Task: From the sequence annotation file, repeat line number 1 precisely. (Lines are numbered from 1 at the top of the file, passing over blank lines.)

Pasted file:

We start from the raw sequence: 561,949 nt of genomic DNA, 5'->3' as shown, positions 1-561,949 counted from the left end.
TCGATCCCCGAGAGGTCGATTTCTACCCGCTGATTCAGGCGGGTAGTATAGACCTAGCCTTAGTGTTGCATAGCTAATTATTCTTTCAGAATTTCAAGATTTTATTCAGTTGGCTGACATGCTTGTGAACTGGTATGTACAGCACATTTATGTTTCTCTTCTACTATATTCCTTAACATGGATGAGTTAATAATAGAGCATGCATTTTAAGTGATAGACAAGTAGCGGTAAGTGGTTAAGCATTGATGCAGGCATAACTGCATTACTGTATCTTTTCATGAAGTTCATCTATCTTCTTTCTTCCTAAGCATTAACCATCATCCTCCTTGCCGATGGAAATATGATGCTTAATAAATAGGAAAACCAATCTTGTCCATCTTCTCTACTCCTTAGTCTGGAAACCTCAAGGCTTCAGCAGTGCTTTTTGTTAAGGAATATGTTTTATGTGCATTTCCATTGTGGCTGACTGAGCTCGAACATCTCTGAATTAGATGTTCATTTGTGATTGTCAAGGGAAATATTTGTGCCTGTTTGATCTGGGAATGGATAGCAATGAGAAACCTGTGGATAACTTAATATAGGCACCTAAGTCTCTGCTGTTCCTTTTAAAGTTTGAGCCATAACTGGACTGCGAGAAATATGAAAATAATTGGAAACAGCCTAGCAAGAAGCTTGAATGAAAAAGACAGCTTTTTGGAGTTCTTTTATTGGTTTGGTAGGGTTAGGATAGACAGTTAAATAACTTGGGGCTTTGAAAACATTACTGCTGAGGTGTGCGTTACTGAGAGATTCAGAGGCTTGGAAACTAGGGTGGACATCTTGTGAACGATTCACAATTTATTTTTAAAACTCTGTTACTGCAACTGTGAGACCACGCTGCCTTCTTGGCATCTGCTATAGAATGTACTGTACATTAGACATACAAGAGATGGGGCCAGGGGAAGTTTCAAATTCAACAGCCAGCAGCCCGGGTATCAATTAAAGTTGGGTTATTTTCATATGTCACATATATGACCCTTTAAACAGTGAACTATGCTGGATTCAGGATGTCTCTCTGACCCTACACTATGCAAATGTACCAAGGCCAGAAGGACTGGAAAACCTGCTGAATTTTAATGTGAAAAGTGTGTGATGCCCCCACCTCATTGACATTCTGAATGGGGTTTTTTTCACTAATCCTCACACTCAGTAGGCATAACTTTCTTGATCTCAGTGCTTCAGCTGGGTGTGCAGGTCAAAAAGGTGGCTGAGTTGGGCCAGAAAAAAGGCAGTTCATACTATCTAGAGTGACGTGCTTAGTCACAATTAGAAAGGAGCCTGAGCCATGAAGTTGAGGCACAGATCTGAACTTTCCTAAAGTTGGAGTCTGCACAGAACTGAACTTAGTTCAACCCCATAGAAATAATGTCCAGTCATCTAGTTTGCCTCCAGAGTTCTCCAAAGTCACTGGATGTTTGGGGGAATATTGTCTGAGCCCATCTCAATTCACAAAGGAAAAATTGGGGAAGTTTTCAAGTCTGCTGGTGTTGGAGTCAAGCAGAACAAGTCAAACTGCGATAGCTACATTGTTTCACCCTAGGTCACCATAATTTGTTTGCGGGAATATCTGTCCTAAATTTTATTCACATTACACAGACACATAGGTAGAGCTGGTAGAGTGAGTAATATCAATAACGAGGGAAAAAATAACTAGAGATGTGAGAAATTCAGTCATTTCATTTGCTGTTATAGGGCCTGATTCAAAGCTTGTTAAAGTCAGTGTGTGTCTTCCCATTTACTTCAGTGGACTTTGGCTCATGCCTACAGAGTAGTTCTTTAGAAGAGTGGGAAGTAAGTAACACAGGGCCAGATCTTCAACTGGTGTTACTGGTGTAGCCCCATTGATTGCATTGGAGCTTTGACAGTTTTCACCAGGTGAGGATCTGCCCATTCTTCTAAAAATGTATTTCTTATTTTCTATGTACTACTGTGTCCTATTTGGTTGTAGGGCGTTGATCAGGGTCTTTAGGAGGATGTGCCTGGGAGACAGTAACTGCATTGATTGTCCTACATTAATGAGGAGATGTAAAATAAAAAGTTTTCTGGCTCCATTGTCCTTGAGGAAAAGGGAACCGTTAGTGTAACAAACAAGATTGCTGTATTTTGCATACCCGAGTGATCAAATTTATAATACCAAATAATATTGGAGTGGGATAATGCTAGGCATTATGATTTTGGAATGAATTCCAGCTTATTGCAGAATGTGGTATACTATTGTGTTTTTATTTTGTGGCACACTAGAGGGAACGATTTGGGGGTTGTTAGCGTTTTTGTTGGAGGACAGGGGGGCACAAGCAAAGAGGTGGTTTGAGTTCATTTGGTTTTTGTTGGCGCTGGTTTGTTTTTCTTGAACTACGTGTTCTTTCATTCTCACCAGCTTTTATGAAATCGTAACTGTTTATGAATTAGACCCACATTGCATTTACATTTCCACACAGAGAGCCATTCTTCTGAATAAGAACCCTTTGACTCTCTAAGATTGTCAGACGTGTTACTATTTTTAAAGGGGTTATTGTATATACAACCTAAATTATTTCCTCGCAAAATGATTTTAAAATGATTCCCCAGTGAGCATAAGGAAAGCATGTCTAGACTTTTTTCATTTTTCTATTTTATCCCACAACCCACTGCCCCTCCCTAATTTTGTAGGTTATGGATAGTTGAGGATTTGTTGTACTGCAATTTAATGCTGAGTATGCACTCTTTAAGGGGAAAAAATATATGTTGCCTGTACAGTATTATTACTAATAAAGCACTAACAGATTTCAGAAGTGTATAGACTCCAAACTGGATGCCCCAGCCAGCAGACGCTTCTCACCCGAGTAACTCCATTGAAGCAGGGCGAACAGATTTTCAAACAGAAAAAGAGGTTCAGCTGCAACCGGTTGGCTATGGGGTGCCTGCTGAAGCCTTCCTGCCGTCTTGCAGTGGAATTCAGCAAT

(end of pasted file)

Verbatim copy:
We start from the raw sequence: 561,949 nt of genomic DNA, 5'->3' as shown, positions 1-561,949 counted from the left end.